Numerical continuation calculations for ordinary differential equations (ODEs) are, by now, an established tool for bifurcation analysis in dynamical systems theory as well as across almost all natural and engineering sciences. Although several excellent standard software packages are available for ODEs, there are - for good reasons - no standard numerical continuation toolboxes available for partial differential equations (PDEs), which cover a broad range of different classes of PDEs automatically. A natural approach to this problem is to look for efficient gluing computation approaches, with independent components developed by researchers in numerical analysis, dynamical systems, scientific computing and mathematical modelling. In this paper, we shall study several elliptic PDEs (Lane-Emden-Fowler, Lane-Emden-Fowler with microscopic force, Caginalp) via the numerical continuation software pde2path and develop a gluing component to determine a set of starting solutions for the continuation by exploting the variational structures of the PDEs. In particular, we solve the initialization problem of numerical continuation for PDEs via a minimax algorithm to find multiple unstable solution. Furthermore, for the Caginalp system, we illustrate the efficient gluing link of pde2path to the underlying mesh generation and the FEM MatLab pdetoolbox. Even though the approach works efficiently due to the high-level programming language and without developing any new algorithms, we still obtain interesting bifurcation diagrams and directly applicable conclusions about the three elliptic PDEs we study, in particular with respect to symmetry-breaking. In particular, we show for a modified Lane-Emden-Fowler equation with an asymmetric microscopic force, how a fully connected bifurcation diagram splits up into C-shaped isolas on which localized pattern deformation appears towards two different regimes.

Abstract:
Many computer vision and image processing problems can be posed as solving partial differential equations (PDEs). However, designing PDE system usually requires high mathematical skills and good insight into the problems. In this paper, we consider designing PDEs for various problems arising in computer vision and image processing in a lazy manner: \emph{learning PDEs from real data via data-based optimal control}. We first propose a general intelligent PDE system which holds the basic translational and rotational invariance rule for most vision problems. By introducing a PDE-constrained optimal control framework, it is possible to use the training data resulting from multiple ways (ground truth, results from other methods, and manual results from humans) to learn PDEs for different computer vision tasks. The proposed optimal control based training framework aims at learning a PDE-based regressor to approximate the unknown (and usually nonlinear) mapping of different vision tasks. The experimental results show that the learnt PDEs can solve different vision problems reasonably well. In particular, we can obtain PDEs not only for problems that traditional PDEs work well but also for problems that PDE-based methods have never been tried before, due to the difficulty in describing those problems in a mathematical way.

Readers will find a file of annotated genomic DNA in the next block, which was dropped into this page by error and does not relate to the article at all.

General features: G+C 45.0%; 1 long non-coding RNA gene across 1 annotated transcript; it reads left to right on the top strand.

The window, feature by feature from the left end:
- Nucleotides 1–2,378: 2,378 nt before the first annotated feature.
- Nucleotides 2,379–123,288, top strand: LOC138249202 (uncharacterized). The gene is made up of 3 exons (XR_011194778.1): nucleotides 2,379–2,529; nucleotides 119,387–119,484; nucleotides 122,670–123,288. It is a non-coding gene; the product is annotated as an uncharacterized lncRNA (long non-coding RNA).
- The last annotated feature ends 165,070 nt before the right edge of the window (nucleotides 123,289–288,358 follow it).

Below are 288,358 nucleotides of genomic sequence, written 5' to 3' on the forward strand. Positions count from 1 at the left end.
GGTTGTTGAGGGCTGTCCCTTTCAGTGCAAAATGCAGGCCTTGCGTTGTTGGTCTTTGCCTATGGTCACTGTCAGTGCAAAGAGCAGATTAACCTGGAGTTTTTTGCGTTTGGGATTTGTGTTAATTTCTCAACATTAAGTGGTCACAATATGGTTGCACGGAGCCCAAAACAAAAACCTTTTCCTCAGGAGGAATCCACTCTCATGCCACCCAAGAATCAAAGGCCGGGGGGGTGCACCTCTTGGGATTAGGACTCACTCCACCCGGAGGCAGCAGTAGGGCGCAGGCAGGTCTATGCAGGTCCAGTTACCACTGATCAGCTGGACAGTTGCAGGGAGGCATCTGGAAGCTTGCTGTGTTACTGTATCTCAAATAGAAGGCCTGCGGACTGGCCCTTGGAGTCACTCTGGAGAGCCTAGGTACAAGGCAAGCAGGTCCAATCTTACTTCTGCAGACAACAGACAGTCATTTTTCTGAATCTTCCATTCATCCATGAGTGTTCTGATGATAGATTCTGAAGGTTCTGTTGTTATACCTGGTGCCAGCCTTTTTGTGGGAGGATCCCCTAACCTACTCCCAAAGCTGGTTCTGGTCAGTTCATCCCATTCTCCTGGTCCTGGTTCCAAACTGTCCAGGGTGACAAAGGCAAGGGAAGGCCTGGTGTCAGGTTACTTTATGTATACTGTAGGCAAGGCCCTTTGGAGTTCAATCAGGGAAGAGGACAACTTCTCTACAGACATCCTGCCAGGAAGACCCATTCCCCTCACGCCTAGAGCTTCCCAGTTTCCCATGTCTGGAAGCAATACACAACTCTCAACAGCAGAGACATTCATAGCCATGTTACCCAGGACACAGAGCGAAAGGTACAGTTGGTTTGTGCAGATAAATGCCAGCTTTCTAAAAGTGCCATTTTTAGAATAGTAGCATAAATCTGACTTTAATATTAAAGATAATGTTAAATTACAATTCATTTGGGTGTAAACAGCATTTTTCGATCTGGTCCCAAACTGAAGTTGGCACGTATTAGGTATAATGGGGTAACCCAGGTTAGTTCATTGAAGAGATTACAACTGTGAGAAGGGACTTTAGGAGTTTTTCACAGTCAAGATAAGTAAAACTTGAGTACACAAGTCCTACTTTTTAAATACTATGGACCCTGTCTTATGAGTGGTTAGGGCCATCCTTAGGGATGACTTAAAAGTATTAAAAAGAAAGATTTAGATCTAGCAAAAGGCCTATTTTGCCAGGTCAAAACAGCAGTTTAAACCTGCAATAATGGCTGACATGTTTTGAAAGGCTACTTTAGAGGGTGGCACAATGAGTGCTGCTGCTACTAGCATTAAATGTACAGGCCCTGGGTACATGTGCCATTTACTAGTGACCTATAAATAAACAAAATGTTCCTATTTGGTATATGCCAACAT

Abstract:
In the first part we present a generalized implicit function theorem for abstract equations of the type $F(\lambda,u)=0$. We suppose that $u_0$ is a solution for $\lambda=0$ and that $F(\lambda,\cdot)$ is smooth for all $\lambda$, but, mainly, we do not suppose that $F(\cdot,u)$ is smooth for all $u$. Even so, we state conditions such that for all $\lambda \approx 0$ there exists exactly one solution $u \approx u_0$, that $u$ is smooth in a certain abstract sense, and that the data-to-solution map $\lambda \mapsto u$ is smooth. In the second part we apply the results of the first part to time-periodic solutions of first-order hyperbolic systems of the type $$ \partial_tu_j + a_j(x,\lambda)\partial_xu_j + b_j(t,x,\lambda,u) = 0, \; x\in(0,1), \;j=1,\dots,n $$ with reflection boundary conditions and of second-order hyperbolic equations of the type $$ \partial_t^2u-a(x,\lambda)^2\partial^2_xu+b(t,x,\lambda,u,\partial_tu,\partial_xu)=0, \; x\in(0,1) $$ with mixed boundary conditions (one Dirichlet and one Neumann). There are at least two distinguishing features of these results in comparison with the corresponding ones for parabolic PDEs: First, one has to prevent small divisors from coming up, and we present explicit sufficient conditions for that in terms of $u_0$ and of the data of the PDEs and of the boundary conditions. And second, in general smooth dependence of the coefficient functions $b_j$ and $b$ on $t$ is needed in order to get smooth dependence of the solution on $\lambda$, this is completely different to what is known for parabolic PDEs.

Abstract:
A general procedure for constructing conservative numerical integrators for time dependent partial differential equations is presented. In particular, linearly implicit methods preserving a time discretised version of the invariant is developed for systems of partial differential equations with polynomial nonlinearities. The framework is rather general and allows for an arbitrary number of dependent and independent variables with derivatives of any order. It is proved formally that second order convergence is obtained. The procedure is applied to a test case and numerical experiments are provided.